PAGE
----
The Drug Enforcement Agency Museum and Visitors Center is designed to educate Americans about the history of drug enforcement and to demonstrate the dangers of drug use. But don't worry, the museum does not include gruesome pictures designed to scare people straight. Instead, the museum portrays its message in a way that is mild-mannered and entertaining.
The museum is laid out in a chronological fashion, displaying a timeline of the history of drug abuse, starting from the Opium Wars of the 1840s to the present day . Exhibits include confiscated items from drug raids in the last half of the 20th century, including drug paraphernalia and luxury items owned by drug lords. Among the most popular items in the museum is the diamond-encrusted Colt .45 of drug lord Rafael Caro-Quintero. They have also recreated a 1970's era marijuana shop, and an American crack house. There are several interactive kiosks, and the museum also features a gift shop. Items from the DEA Museum gift shop are also available to be purchased online at http://www.apifederal.com/dea/.
In 1976, during America’s bicentennial celebrations, the federal government encouraged all of its agencies to develop exhibits that highlighted the history of that particular agency. A Special Agent with DEA’s Office of Training began collecting law enforcement badges worn by early narcotics agents. These badges spanned the entire period of time since federal drug law enforcement began in 1914. The seed of the DEA Museum had been planted.
By 1999 the Museum had gathered momentum and funding and the facility with its first exhibit was opened. “Illegal Drugs in America: A Modern History” received critical acclaim from the press and public alike for the accurate portrayal of the more than 150 year history of drugs and drug abuse and the DEA.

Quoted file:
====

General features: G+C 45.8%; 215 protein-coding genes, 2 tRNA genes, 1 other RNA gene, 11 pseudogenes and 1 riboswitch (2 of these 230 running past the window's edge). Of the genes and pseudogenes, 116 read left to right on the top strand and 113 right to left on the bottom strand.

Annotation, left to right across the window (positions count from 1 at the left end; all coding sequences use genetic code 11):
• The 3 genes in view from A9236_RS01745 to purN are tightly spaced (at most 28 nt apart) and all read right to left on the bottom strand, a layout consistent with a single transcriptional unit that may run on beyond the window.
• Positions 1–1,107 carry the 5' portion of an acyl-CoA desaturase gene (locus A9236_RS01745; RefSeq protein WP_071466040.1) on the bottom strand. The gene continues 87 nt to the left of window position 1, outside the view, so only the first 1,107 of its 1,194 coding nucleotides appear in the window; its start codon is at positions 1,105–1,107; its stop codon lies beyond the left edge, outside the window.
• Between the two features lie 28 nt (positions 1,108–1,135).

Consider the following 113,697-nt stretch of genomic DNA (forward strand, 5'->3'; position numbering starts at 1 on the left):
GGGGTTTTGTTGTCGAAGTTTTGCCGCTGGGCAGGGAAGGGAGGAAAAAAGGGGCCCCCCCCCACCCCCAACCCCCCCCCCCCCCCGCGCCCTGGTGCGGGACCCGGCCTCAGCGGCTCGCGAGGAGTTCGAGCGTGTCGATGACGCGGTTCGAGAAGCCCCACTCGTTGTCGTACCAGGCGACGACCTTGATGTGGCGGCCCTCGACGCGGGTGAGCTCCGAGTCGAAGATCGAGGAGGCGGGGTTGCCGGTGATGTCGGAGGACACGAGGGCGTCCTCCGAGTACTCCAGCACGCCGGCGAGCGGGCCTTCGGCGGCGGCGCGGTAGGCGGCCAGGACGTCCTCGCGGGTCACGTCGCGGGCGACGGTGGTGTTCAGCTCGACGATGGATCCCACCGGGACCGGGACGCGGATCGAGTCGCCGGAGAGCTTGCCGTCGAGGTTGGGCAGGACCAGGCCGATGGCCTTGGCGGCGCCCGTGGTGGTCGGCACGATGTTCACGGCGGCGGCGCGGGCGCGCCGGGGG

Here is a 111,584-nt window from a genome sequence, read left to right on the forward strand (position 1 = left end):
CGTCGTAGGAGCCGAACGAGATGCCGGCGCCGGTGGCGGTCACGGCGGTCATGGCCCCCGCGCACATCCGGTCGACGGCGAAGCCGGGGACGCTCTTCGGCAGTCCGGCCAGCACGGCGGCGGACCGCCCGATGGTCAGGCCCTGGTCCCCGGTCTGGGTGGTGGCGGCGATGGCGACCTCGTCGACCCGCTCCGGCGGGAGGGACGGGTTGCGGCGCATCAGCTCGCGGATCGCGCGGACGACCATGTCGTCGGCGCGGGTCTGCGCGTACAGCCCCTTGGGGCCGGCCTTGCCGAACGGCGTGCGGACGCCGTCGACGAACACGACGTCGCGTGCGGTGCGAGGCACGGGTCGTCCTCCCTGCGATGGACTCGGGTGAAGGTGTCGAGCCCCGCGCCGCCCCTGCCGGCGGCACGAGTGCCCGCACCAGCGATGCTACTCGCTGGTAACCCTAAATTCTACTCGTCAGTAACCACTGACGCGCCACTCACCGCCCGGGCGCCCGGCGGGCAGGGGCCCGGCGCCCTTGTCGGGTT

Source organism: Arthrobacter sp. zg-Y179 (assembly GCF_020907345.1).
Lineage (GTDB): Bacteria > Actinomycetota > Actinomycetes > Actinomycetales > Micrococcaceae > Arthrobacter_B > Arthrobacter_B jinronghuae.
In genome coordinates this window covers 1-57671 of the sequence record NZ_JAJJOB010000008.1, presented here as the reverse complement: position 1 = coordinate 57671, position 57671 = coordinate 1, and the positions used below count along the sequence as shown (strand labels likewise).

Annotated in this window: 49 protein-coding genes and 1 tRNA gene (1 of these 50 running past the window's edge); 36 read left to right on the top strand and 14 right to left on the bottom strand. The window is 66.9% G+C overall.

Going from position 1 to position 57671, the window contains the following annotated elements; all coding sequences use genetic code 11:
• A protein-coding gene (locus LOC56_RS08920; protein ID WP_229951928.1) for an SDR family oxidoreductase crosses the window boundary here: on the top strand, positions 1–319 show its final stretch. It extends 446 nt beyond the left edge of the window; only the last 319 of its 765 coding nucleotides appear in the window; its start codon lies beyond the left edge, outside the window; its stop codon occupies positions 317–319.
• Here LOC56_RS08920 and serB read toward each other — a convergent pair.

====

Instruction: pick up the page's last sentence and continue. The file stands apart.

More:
In order to enhance the Museum’s ability to tell a broader and more complete story, an effort began in mid-2001 to expand the Museum’s gallery space. A second, changing exhibit gallery was opened in September 2002. The first exhibit in that space, “Target America: Traffickers, Terrorists and You” was designed as the Museum’s first traveling exhibit. “Target America” left the DEA Museum and began a successful nation-wide tour in September 2003. The Museum’s changing gallery has continued to host various topical exhibits including, “DEA: Air, Land & Sea” and “Good Medicine, Bad Behavior: Drug Diversion in America.”
The museum is ideal for the cost-conscious traveler, as admission is free. Group tours are offered for groups of 15 or larger, but advance reservations are requested. Located in the DEA Building in Arlington Virginia, the museum is easily accessibly from the Washington D.C. metropolitan area.
Drug Enforcement Administration Museum address and hours
Drug Enforcement Administration Museum
700 Army Navy Drive
Arlington, Virginia 22202
The museum is closed Saturday through Monday, as their hours are Tuesday through Friday, from 10 AM to 4 PM.
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